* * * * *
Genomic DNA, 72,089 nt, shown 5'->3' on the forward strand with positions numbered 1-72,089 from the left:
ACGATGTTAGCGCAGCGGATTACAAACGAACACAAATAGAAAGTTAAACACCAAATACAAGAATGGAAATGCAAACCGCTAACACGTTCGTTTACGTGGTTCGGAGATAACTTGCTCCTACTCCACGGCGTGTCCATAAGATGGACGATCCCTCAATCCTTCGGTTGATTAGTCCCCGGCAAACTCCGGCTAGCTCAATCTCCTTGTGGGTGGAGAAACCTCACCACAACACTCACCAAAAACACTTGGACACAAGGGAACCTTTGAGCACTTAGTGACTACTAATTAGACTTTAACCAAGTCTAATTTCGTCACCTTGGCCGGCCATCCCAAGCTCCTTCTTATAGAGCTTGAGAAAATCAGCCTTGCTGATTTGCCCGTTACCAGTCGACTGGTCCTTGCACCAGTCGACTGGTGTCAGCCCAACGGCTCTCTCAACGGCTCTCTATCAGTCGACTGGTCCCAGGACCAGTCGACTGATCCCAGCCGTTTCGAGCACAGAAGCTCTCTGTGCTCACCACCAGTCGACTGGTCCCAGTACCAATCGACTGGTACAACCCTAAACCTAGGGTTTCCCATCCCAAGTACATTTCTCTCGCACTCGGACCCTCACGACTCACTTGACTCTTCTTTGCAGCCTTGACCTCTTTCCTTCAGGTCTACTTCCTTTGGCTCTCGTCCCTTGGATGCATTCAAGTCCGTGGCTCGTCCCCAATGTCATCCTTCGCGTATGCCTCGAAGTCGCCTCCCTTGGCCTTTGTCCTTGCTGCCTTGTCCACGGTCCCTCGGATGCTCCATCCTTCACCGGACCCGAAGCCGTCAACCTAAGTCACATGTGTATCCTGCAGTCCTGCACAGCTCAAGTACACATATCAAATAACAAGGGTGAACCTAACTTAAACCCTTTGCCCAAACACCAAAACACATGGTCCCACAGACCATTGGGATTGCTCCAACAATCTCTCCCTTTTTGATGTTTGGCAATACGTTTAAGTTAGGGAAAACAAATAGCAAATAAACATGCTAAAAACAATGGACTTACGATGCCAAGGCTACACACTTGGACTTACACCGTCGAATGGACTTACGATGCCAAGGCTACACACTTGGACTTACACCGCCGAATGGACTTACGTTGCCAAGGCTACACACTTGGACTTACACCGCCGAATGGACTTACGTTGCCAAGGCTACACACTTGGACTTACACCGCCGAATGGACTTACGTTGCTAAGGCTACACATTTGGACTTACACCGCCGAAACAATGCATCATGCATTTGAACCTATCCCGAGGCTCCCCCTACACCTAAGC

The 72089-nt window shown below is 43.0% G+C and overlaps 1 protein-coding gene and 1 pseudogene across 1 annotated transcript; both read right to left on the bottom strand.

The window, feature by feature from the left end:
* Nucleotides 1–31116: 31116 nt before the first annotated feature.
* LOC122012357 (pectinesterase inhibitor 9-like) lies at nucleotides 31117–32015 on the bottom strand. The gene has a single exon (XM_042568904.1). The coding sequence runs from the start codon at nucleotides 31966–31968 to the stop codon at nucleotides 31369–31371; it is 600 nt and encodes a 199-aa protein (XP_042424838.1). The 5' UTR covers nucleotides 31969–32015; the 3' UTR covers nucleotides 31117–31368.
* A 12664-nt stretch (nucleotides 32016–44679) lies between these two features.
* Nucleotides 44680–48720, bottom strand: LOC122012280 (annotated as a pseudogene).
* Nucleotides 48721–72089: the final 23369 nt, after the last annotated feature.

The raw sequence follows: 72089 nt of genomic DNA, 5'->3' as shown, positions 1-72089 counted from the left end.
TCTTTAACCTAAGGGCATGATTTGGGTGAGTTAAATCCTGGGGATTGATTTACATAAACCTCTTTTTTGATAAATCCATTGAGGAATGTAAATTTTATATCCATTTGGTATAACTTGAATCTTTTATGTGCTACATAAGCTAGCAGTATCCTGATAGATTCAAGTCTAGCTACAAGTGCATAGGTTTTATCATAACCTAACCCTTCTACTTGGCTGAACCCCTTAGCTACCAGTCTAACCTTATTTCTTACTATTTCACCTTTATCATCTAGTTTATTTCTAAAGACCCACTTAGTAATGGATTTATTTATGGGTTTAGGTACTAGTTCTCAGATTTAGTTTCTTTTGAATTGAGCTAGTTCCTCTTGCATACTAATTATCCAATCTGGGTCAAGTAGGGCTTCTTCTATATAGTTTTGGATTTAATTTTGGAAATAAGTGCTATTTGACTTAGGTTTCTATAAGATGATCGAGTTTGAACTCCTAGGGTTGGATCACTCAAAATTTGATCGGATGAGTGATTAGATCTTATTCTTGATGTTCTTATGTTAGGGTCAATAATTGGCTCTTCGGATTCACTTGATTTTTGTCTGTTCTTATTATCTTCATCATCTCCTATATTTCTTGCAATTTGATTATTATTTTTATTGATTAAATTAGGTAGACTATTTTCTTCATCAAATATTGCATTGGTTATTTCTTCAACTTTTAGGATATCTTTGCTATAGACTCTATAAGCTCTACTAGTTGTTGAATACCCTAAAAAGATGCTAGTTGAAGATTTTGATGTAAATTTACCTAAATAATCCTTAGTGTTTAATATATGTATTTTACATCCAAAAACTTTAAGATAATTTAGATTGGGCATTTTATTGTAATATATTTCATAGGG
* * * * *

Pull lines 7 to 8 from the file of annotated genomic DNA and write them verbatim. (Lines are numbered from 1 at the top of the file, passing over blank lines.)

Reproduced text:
* A 12664-nt stretch (nucleotides 32016–44679) lies between these two features.
* Nucleotides 44680–48720, bottom strand: LOC122012280 (annotated as a pseudogene).